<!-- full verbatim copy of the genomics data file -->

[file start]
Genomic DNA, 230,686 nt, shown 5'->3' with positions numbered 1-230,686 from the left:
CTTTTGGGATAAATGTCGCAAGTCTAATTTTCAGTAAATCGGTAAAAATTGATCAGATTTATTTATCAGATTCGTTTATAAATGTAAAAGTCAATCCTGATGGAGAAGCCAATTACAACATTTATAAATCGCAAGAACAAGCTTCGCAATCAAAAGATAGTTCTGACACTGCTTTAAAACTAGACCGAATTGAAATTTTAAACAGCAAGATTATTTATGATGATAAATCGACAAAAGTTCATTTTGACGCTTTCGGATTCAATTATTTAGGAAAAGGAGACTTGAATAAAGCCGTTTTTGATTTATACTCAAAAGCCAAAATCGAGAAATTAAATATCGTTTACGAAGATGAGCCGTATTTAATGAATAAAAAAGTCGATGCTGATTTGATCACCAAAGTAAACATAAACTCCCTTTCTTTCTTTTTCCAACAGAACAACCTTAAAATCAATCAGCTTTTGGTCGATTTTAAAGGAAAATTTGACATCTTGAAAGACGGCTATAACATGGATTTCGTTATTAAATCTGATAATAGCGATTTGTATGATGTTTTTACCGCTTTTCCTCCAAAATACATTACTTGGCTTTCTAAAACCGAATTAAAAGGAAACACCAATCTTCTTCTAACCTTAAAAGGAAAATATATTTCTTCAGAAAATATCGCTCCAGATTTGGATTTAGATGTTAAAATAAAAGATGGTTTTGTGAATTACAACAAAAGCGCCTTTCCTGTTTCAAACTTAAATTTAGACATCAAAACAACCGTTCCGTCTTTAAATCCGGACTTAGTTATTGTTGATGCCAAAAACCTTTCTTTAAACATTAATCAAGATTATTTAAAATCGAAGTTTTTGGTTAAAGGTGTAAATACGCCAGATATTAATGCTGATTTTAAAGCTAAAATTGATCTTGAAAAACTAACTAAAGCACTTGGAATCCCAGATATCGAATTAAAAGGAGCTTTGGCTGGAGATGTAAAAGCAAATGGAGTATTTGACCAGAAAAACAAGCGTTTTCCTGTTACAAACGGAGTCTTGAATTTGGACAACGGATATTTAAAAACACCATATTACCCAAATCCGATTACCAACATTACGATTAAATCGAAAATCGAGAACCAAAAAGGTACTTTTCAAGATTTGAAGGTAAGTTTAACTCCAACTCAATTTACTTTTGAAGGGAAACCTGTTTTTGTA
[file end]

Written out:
Genomic DNA, 230,686 nt, shown 5'->3' with positions numbered 1-230,686 from the left:
CTTTTGGGATAAATGTCGCAAGTCTAATTTTCAGTAAATCGGTAAAAATTGATCAGATTTATTTATCAGATTCGTTTATAAATGTAAAAGTCAATCCTGATGGAGAAGCCAATTACAACATTTATAAATCGCAAGAACAAGCTTCGCAATCAAAAGATAGTTCTGACACTGCTTTAAAACTAGACCGAATTGAAATTTTAAACAGCAAGATTATTTATGATGATAAATCGACAAAAGTTCATTTTGACGCTTTCGGATTCAATTATTTAGGAAAAGGAGACTTGAATAAAGCCGTTTTTGATTTATACTCAAAAGCCAAAATCGAGAAATTAAATATCGTTTACGAAGATGAGCCGTATTTAATGAATAAAAAAGTCGATGCTGATTTGATCACCAAAGTAAACATAAACTCCCTTTCTTTCTTTTTCCAACAGAACAACCTTAAAATCAATCAGCTTTTGGTCGATTTTAAAGGAAAATTTGACATCTTGAAAGACGGCTATAACATGGATTTCGTTATTAAATCTGATAATAGCGATTTGTATGATGTTTTTACCGCTTTTCCTCCAAAATACATTACTTGGCTTTCTAAAACCGAATTAAAAGGAAACACCAATCTTCTTCTAACCTTAAAAGGAAAATATATTTCTTCAGAAAATATCGCTCCAGATTTGGATTTAGATGTTAAAATAAAAGATGGTTTTGTGAATTACAACAAAAGCGCCTTTCCTGTTTCAAACTTAAATTTAGACATCAAAACAACCGTTCCGTCTTTAAATCCGGACTTAGTTATTGTTGATGCCAAAAACCTTTCTTTAAACATTAATCAAGATTATTTAAAATCGAAGTTTTTGGTTAAAGGTGTAAATACGCCAGATATTAATGCTGATTTTAAAGCTAAAATTGATCTTGAAAAACTAACTAAAGCACTTGGAATCCCAGATATCGAATTAAAAGGAGCTTTGGCTGGAGATGTAAAAGCAAATGGAGTATTTGACCAGAAAAACAAGCGTTTTCCTGTTACAAACGGAGTCTTGAATTTGGACAACGGATATTTAAAAACACCATATTACCCAAATCCGATTACCAACATTACGATTAAATCGAAAATCGAGAACCAAAAAGGTACTTTTCAAGATTTGAAGGTAAGTTTAACTCCAACTCAATTTACTTTTGAAGGGAAACCTGTTTTTGTA